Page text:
• 53. Disciplines STEM Women boundary work in research October 2009 Journal of Engineering Education 309 Universalized Narratives: Patterns in How Faculty Members Define “Engineering” ALICE L. PAWLEY Purdue University BACKGROUND U.S. engineering educators are discussing how we define engineering to our- selves and to others, such as in the recently released U.S. National Academy of Engineering (NAE) report, Changing the Conversation. In these conversations, leaders have proposed the skills, knowledge, processes, values, and attitudes that should define engineering. However, little attention has been paid to the daily work of engineering faculty, through their engineering research and teaching students to be new engineers, that puts these discipline-defining ideas into practice in academia. PURPOSE (HYPOTHESIS) The different types of narratives engineering faculty explicitly or implicitly use to describe engineering are categorized. Categorizing these common nar- ratives can help inform the nationwide conversation about whether these are the best narratives to tell in order to attract a diverse population of future engineers. DESIGN/METHOD Interviews with ten engineering faculty at a research-extensive university were conducted. Interview transcripts were coded thematically through coarse then fine coding passes. The coarse codes were drawn from boundary theory; the fine codes emerged from the data. RESULTS Faculty members’ descriptions moved within and among the narratives of engineering as applied science and math, as problem-solving, and as making things. The narratives are termed “universalized” because of their broad- sweeping discursive application within and across participants’ interviews. CONCLUSIONS These narratives drawn from academic engineers’ practice put engineering at odds with recommendations from the NAE report. However, naming the narratives helps make them visible so we may then develop and practice telling contrasting narratives to future and current engineering students. KEYWORDS discourse analysis, engineering epistemology, faculty work I.INTRODUCTION In the summer of 2008, the National Academy of Engineering published a new report, Changing the Conversation, which argues that engineers (and particularly engineering educators) should change the message of engineering away from the difficulty and elite character of the profession towards one of social relevance and “making a difference” (Committee on Public Understanding of En- gineering Messages, 2008). This report aimed to investigate the American public’s understanding of what engineering is and what engineers do, and to provide a set of tested messages that might im- prove that understanding. The report noted that “[c]urrent and past engineering outreach to the public and message development have been ad hoc efforts…[and] although a variety of useful tactics have been tried, no consistent message has been communicated, even among projects by the same organization” (p. 4). The report also re- marked that “[m]ost current messages are framed to emphasize the strong links between engineering and just one of its attributes—the need for mathematics and science skills. In other words, current messages often ignore other vital characteristics of engineering, such as creativity, teamwork, and communication” (p. 10). This report comes at a time of significant professional reflec- tion in the engineering education research community on the na- ture of engineering and engineering beliefs, values, and knowl- edge (see, for example, Grimson, 2007; Heywood, 2008a, 2008b; Heywood, Smith, and McGrann, 2007; Heywood, McGrann, and Smith, 2008; Royal Academy of Engineering, 2008; Smith and Korte, 2008), which has been made particularly visible by the inclusion of an “engineering epistemology” category within the engineering education research framework laid out by the Engi- neering Education Research Colloquies (2006). In addition, the NAE report was published shortly after the Year of Dialogue by the American Society for Engineering Education (ASEE), which has spurred leading engineering education researchers to articu- late their manifestos on the future of engineering education (see, for example, Fortenberry, 2006; Gabriele, 2005; Haghighi, 2005; Shulman, 2005; Streveler and Smith, 2006; Wormley, 2006). To- gether, these two discussions, one of the public images of engi- neering and the other of the future directions of engineering edu- cation, intend to influence not only engineering outreach activities, but also the practice of engineering faculty in how and what they teach as engineering. However, it is unclear that mainstream engineering faculty members value these same conclusions, let alone make decisions about what to teach or research based on these public treatises. How do engineering faculty in the U.S. view their work of educating en- gineers? This paper works to uncover the daily “disciplining” work of constructing and reconstructing a discipline,work that results in defining engineering alongside any public outreach campaign,that engineering educators do in their teaching, research, and service within schools of engineering. This paper documents three narra- tives that research participants used to explain their work to others Tuesday, November 9, 2010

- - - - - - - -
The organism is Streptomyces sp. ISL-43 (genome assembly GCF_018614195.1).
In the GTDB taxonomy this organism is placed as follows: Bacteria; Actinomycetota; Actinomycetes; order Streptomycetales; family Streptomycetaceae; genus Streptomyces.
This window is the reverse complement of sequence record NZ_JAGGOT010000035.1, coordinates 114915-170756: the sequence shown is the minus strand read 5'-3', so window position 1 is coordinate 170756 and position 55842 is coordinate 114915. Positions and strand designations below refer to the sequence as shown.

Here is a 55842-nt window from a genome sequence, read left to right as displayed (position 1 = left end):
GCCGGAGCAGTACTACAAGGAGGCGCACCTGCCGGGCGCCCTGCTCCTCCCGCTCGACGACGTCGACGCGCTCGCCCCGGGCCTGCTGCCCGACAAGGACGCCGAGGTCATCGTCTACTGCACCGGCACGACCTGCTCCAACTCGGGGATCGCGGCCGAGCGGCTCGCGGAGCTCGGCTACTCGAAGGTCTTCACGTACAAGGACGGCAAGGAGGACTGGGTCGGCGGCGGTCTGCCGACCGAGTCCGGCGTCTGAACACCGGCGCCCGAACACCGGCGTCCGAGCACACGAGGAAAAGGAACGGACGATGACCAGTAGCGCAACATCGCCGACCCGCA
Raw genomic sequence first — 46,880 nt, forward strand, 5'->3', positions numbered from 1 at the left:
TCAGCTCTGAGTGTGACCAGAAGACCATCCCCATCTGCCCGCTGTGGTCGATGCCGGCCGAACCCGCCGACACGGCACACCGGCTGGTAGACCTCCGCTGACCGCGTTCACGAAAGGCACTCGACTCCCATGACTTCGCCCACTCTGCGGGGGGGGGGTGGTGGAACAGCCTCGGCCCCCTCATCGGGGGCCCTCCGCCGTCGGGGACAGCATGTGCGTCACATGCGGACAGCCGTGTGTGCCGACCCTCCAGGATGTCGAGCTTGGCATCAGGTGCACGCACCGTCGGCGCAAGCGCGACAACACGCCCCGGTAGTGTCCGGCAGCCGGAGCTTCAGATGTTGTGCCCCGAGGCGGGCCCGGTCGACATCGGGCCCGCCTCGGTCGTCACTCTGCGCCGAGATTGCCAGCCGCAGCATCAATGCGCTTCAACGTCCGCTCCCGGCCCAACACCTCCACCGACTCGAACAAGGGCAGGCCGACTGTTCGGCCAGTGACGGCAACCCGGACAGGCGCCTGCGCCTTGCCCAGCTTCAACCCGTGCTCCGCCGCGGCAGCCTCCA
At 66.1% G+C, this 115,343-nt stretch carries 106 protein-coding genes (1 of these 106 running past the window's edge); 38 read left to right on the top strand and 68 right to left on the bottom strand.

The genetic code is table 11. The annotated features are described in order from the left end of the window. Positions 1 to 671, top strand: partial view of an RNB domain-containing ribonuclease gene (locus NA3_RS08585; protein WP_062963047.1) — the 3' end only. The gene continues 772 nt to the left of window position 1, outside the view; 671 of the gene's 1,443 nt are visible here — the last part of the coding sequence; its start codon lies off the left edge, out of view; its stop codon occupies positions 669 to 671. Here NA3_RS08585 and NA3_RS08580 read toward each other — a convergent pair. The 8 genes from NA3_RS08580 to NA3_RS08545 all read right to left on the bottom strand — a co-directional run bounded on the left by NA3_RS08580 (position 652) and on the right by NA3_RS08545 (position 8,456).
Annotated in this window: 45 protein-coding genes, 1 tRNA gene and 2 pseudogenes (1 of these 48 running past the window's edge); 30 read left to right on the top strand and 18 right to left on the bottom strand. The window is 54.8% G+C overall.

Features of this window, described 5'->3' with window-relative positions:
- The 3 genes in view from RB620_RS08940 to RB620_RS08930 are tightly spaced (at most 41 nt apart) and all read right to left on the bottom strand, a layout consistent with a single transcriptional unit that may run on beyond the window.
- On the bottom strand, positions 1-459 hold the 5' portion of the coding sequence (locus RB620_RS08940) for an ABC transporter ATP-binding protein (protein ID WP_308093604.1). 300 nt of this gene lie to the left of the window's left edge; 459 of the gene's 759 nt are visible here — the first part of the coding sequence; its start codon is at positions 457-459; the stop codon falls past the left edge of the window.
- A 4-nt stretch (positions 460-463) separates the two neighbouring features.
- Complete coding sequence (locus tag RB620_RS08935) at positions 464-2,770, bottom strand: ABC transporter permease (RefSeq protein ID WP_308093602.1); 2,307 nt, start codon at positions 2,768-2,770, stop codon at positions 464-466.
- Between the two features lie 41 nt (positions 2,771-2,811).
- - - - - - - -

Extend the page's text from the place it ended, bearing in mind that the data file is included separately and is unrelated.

• 54. Disciplines STEM Women boundary work in teaching October 2009 Journal of Engineering Education 309 Universalized Narratives: Patterns in How Faculty Members Define “Engineering” ALICE L. PAWLEY Purdue University BACKGROUND U.S. engineering educators are discussing how we define engineering to our- selves and to others, such as in the recently released U.S. National Academy of Engineering (NAE) report, Changing the Conversation. In these conversations, leaders have proposed the skills, knowledge, processes, values, and attitudes that should define engineering. However, little attention has been paid to the daily work of engineering faculty, through their engineering research and teaching students to be new engineers, that puts these discipline-defining ideas into practice in academia. PURPOSE (HYPOTHESIS) The different types of narratives engineering faculty explicitly or implicitly use to describe engineering are categorized. Categorizing these common nar- ratives can help inform the nationwide conversation about whether these are the best narratives to tell in order to attract a diverse population of future engineers. DESIGN/METHOD Interviews with ten engineering faculty at a research-extensive university were conducted. Interview transcripts were coded thematically through coarse then fine coding passes. The coarse codes were drawn from boundary theory; the fine codes emerged from the data. RESULTS Faculty members’ descriptions moved within and among the narratives of engineering as applied science and math, as problem-solving, and as making things. The narratives are termed “universalized” because of their broad- sweeping discursive application within and across participants’ interviews. CONCLUSIONS These narratives drawn from academic engineers’ practice put engineering at odds with recommendations from the NAE report. However, naming the narratives helps make them visible so we may then develop and practice telling contrasting narratives to future and current engineering students. KEYWORDS discourse analysis, engineering epistemology, faculty work I.INTRODUCTION In the summer of 2008, the National Academy of Engineering published a new report, Changing the Conversation, which argues that engineers (and particularly engineering educators) should change the message of engineering away from the difficulty and elite character of the profession towards one of social relevance and “making a difference” (Committee on Public Understanding of En- gineering Messages, 2008). This report aimed to investigate the American public’s understanding of what engineering is and what engineers do, and to provide a set of tested messages that might im- prove that understanding. The report noted that “[c]urrent and past engineering outreach to the public and message development have been ad hoc efforts…[and] although a variety of useful tactics have been tried, no consistent message has been communicated, even among projects by the same organization” (p. 4). The report also re- marked that “[m]ost current messages are framed to emphasize the strong links between engineering and just one of its attributes—the need for mathematics and science skills. In other words, current messages often ignore other vital characteristics of engineering, such as creativity, teamwork, and communication” (p. 10). This report comes at a time of significant professional reflec- tion in the engineering education research community on the na- ture of engineering and engineering beliefs, values, and knowl- edge (see, for example, Grimson, 2007; Heywood, 2008a, 2008b; Heywood, Smith, and McGrann, 2007; Heywood, McGrann, and Smith, 2008; Royal Academy of Engineering, 2008; Smith and Korte, 2008), which has been made particularly visible by the inclusion of an “engineering epistemology” category within the engineering education research framework laid out by the Engi- neering Education Research Colloquies (2006). In addition, the NAE report was published shortly after the Year of Dialogue by the American Society for Engineering Education (ASEE), which has spurred leading engineering education researchers to articu- late their manifestos on the future of engineering education (see, for example, Fortenberry, 2006; Gabriele, 2005; Haghighi, 2005; Shulman, 2005; Streveler and Smith, 2006; Wormley, 2006). To- gether, these two discussions, one of the public images of engi- neering and the other of the future directions of engineering edu- cation, intend to influence not only engineering outreach activities, but also the practice of engineering faculty in how and what they teach as engineering. However, it is unclear that mainstream engineering faculty members value these same conclusions, let alone make decisions about what to teach or research based on these public treatises. How do engineering faculty in the U.S. view their work of educating en- gineers? This paper works to uncover the daily “disciplining” work of constructing and reconstructing a discipline,work that results in defining engineering alongside any public outreach campaign,that engineering educators do in their teaching, research, and service within schools of engineering. This paper documents three narra- tives that research participants used to explain their work to others !"#$%&'#()*+,-.-,/01, &,2,&, 3#)),1020, !"!#$%&#'()*+,-#./0#12(3+)+42-#+5#!/6(/77,(/6#!089.*(+/#:;#9,70(*)<#=.33#&%>%?# 4567%"#+%,20890&2810,!:;<,201=,, , @"ABCDEBFCA# :>?@A,!"#$%,B!:;<,2199C,DEF&91FGC,7#"#$%HI67"6*J*"6K,!)@L*,'#()*+,B!:;<,291/C,DEF&210EC,#I#()*+HI67"6*J*"6K,M*>7N*,:@LL>,B'O4:,1G0C,N7@LL>HI67"6*J*"6K,, , EFDCA!#G!HA@B!A# P)#LQ?>#7"8,5RRI%8SS?)#LQ?>#7"JI67"6*J*"6S(*?LRS)>N>ASDF2/20=FEF2=2,P)>N,B7*T)*LR@U*,I7#LR@L*,%@R*K8,,5RRI8SS*A*&5I&T20J?)>N%I>RJL>$S,, , EFDCA!#IJK!EB@L!A# T>6A"#R@>A#),&,L7@R@L#),&,7*T)*LR@U*,&,L>))#?>7#R@U*,&,7@%Q+,&,L5#))*AN@AN,&,7*U*)#R>7+,&,T6A,&,6AL>$T>7R#?)*, &,L#R5#7R@L,&,%6II>7R@U*,&,*I@I5+R@L,&,*AN#N@AN,&,N7>6A"*",&,I*7%6#%@U*,&,)@?*7#R@AN,&,7#"@L#),JJJ,!"#$#%&'#% ()$!%$*+#%*,%!"#%-*'.$%-#%"*/#%0*)%-122%)$#%-"#3%&$4#.%&5*)!%0*)'%#6/#'1#37#%13%!"1$%7*)'$#8,,, EFDCA!#J!AEC@1B@F"# 45@%,L)#%%,@%,"*%@NA*",R>,5*)I,I#7R@L@I#AR%8, B2K "*U*)>I,#,L6)R67*,>T,L7@R@L#),7*T)*LR@>AC,*AN#N*$*AR,#A",)*#7A@AN,R>N*R5*7,B1K @"*AR@T+,#A",6A"*7%R#A",R>>)%,R>,@AV6@7*,@AR>,R5*,5@%R>7+,#A",I5@)>%>I5+,>T,*AN@A**7@AN,*"6L#R@>AC,#A","*U*)>I,%Q@))%,T>7,6%@AN,R5*%*,R>>)%,B9K $#Q*,6%*,>T,R5*%*,R>>)%,R>,T>7$,#7N6$*AR%,#?>6R,R5*,A#R67*,>T,*AN@A**7@AN,*"6L#R@>A,T>7,>A*%*)T,#A",T>7,>R5*7%J, , W@%R>7+,#A",I5@)>%>I5+,#7*,?>"@*%,>T,QA>()*"N*,#A",$>"*%,>T,@AV6@7+,R5#R,?>R5,%5#I*,#A",#7*,%5#I*", ?+,R5*@7,%>L@>&L6)R67#),L>AR*XR%J,45*+,#7*,$>7*,R5#A,#,L57>A>)>N+,>T,*U*AR%,>7,N7#A",%R#R*$*AR%,Y,R5*+, #7*,)*A%*%,T>7,@))6$@A#R@AN,#/1$!#+*2*91#$,>T,*AN@A**7@ANC,R5*,I7@AL@I)*%C,@"*#%C,#A",$*R5>"%,R5#R, 6A"*7)@*,(5#R,@R,$*#A%,R>,QA>(,*AN@A**7@ANC,R>,?*,#A,*AN@A**7C,I7#LR@L*,*AN@A**7@ANC,#A",I7*I#7*, >R5*7%,T>7,*AN@A**7@AN,I7#LR@L*,B*JNJC,@A%R76LR@>AKJ,,ZR,@%,R57>6N5,R5@%,@AV6@7+,I7>L*%%,R5#R,(*,5>I*,+>6, ?*N@A,R>,#7R@L6)#R*,+>67,>(A,7>)*B%K,@A,%5#I@AN,*AN@A**7@AN,*"6L#R@>A,#%,(*)),#%,*XI)>7@AN,(#+%,>T, L>AA*LR@AN,+>67,7*%*#7L5,#A",R*#L5@AN,@AR*7*%R%J,,O67,N>#),T>7,R5@%,L>67%*,@%,R>,I7>U@"*,#,T>6A"#R@>A,T>7, "**I*7,@AU*%R@N#R@>A[,(5@)*,(*,7*#)@*,R5#R,*AN@A**7@AN,5#%,#,)>AN,#A",@A%I@7*",5@%R>7+C,(*,(@)),T>L6%, >A,R5*,*#7)+,2=00%,R>,R5*,I7*%*AR,"#+,@A,R5*,]A@R*",<R#R*%J,,^*,*AL>67#N*,I#7R@L@I#AR%,R>,?7@AN,R5*@7, >(A,@AR*7A#R@>A#),#A",5@%R>7@L#),I*7%I*LR@U*%J,, ZA,R5@%,L>67%*,(*,*X#$@A*,R5*,5@%R>7+,#A",I5@)>%>I5+,>T,*AN@A**7@AN,*"6L#R@>A,R57>6N5,R>>)%,#A", T7#$*(>7Q%,R>,N6@"*,L7@R@L#),7*T)*LR@>A,#A",#A#)+%@%,>T,I5@)>%>I5@L#)C,*I@%R*$>)>N@L#)C,#A",5@%R>7@L#), #7N6$*AR%J,,45*%*,R>>)%,@AL)6"*8, B2K 7*T)*LR@U*,I7#LR@L*,B@A,#A",>A,#LR@>AK,#A",_%@RR@AN,L>$T>7R#?)*,(@R5,I#7#">X`,#%,#,(#+,>T,"*U*)>I@AN,L7@R@L#),7*T)*LR@>A,L>$I*R*AL@*%,B1K @A%@"*7,B*AN@A**7%K,#A",>6R%@"*7,BR5>%*,(5>,%R6"+,*AN@A**7%K,I*7%I*LR@U*%,#%,#,(#+,>T,7*U*#)@AN%-"&!,*AN@A**7%,QA>(,#A"%"*-,R5*+,QA>(,@R,,B9K I5@)>%>I5@*%,>T,*"6L#R@>A,R5#R,#7N6*,T>7,I#7R@L6)#7,#@$%C,I67I>%*%C,#A",I7>L*%%*%,>T,*"6L#R@>A,#%,#,(#+,>T,#7R@L6)#R@AN,#,I5@)>%>I5+,>T,#3913##'139,*"6L#R@>A, Tuesday, November 9, 2010